Healing the Water of Jericho; Elisha Is Jeered and Threatened (2 Kings 2:19 – 25)

Scripture Text:

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2 Kings 2:19 – 25

1. How do you like your water? Tap? Bottled? Babbling? Imported?

2. Who in your family is bald? Do you fear baldness? Why?

3.What might have contaminated Jericho’s water source (verse 21)?

4. What might the new bowl and the salt symbolize (see Numbers 18:19)?

5. Concerning the youths’ harassment of Elisha, what parable of judgment is enacted here and for what reason?

6. Do you ridicule people to their faces, or just behind their backs? What can you do about back-biting?

7. Is any part of your life rancid spring water? What could unleash your potential?

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Additional Comment:

Bethel was a hotbed of Baal worship. And the word translated “little children” in fact refers to young people in their late teens. In other words, a large gang of teenagers was threatening a prophet’s life. Elisha cursed them, but there is no indication he actually called for a bear attack.

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Elijah Taken Up To Heaven (2 Kings 2:1 – 20)

Scripture Text:

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2 Kings 2:1 – 20

1. What’s your longest hike? Was it under duress? Why?

2. Were you a “hand-me-down” child? Whose clothes did you get? Whose “outgrown” things would you appreciate these days?

3. Why does Elijah continue to ask Elisha to stay behind (verses 1 – 6)? Why does Elisha keep refusing? What does it tell about each man and their relationship?

4. How do the “companies of prophets” know about Elijah’s upcoming departure (verses 3, 5)? Do they seem to have a better rapport with Elisha than Elijah? Why doe Elisha ask them to keep it “hush-hush”?

5. What does everyone suspect about Elisha (verse 7; see also 1 Kings 19:19)?

6. Why use a cloak instead of a bridge or boat (verses 8, 14)? To what authority does this action tie him (see Exodus 14:21, 22; Joshua 3:7, 13)?

7. What does Elisha mean by “a double portion of your spirit” (verse 9; see also Deuteronomy 21:17)? Is this a presumptuous request? Why does Elijah say its a “difficult thing” (verse 10; see also Numbers 11:17, 25)?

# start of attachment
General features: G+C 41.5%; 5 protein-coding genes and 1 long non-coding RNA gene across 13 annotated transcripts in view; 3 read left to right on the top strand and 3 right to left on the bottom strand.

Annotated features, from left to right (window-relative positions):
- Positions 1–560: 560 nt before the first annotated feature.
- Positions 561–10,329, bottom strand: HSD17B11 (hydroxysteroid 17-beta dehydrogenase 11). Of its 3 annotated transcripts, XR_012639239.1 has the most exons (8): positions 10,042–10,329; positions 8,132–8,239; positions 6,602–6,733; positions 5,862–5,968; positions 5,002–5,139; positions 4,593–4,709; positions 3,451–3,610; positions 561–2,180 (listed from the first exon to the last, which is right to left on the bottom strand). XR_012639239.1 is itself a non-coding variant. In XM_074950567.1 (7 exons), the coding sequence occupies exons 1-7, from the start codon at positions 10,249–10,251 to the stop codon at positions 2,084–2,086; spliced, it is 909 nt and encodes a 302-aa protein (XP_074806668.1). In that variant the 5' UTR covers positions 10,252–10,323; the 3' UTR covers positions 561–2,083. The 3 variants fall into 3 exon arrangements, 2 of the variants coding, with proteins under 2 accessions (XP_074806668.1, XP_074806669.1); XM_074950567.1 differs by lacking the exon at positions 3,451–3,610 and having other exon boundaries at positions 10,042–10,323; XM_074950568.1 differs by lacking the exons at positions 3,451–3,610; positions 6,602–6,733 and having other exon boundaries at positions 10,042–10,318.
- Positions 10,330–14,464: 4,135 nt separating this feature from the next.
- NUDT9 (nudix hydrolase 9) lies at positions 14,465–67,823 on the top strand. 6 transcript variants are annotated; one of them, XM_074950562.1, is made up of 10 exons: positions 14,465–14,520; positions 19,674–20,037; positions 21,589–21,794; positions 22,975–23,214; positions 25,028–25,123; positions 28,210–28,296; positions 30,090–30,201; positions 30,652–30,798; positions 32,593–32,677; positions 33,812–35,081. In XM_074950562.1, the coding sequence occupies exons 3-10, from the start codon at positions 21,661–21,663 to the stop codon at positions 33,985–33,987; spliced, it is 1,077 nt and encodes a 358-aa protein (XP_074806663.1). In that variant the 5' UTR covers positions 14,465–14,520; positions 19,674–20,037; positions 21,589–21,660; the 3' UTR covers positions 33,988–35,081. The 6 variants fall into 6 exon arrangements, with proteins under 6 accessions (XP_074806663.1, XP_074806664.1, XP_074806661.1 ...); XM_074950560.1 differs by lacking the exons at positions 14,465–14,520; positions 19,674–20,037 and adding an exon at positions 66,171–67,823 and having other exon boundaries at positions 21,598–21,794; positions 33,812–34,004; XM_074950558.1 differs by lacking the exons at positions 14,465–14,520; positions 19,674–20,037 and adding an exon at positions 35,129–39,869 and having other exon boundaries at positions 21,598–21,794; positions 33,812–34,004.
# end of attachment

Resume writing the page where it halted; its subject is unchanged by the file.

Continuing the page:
8. What do you suppose happened next to Elijah and why? What doe the eyewitnesses think happened (verses 15 – 18)?

9. Why does Elijah get special treatment (compare him with Enoch; Genesis 5:24)?

10. What does Elisha mean in verse 12? How does he feel? Has he passed Elijah’s test (verse 10) or been granted the request (verse 9)? How does he “double-check”?

11. Why doesn’t Elisha fill the prophets in on the true meaning of these events?

12. Many biblical heroes – Elijah, John the Baptist, Paul, Jesus – raised no family. What are the advantages of being single or celibate? Disadvantages? Did you ever consider it an option for you?

13. Have you ever had the mantle of leadership passed onto you? What was it like? Could you truly be yourself?

14. In what company (outside immediate family and friends) would you like to spend a day walking and talking? What would you hope to learn?

15. Would a miracle-working cloak be helpful to you? Why or why not? Is there a modern version of Elijah’s cloak?

16. In what manner would you like to die? Is a believer’s death like Elijah’s disappearance? How so?.

The Lord’s Judgment on Ahaziah (2 Kings 1)

Scripture Text:

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2 Kings 1

1. If someone questioned whether you were a Christian, how would you react and why?

2. Where is your place to be alone to pray, think and write letters?

3. Using a Bible map, determine how far out of his way did Ahaziah have to go to consult the god of Ekron. Who is Baal-Zebub (see Luke 11:14, 14)? Why does Ahaziah consult this god?

4. Why do the messengers turn back (verses 5 – 8)? Why would a king’s squadron obey the word of a single unknown man over the king’s order?

5. What tone of voice do you expect from Ahaziah on hearing the man’s description?

6. What could Elijah be doing on a hilltop (verses 9 – 12)? Why does he take offense at their question? Why does the third captain succeed (verses 13 – 15)?

7. Does this story strike you as:

  • accurate history of God’s methods of persuasion?
  • folklore revealing how little the ancients respected life?
  • a parable on respecting God’s prophets?
  • other?

8. How does Elijah’s message in person vary from the ones delivered by go-betweeners? With what effect?

9. What would you say God is like if this chapter were your starting point?

10. In the midst of all the demands on your time, do you take time out to think, pray or meditate (as Elijah)? Is there enough time for you to meet God?

11. With which character do you identify?

  • the bed-ridden Ahaziah, fumbling for answers
  • the first two captains, staunch but sorry loyalists
  • the third captain, a practical man
  • Elijah, afraid yet aware of God’s true power

12. What would you do with several uninterrupted minutes each day alone with God? Would you run out of things to talk about?

13. How has God proven Himself powerful through a recent victory in your life?

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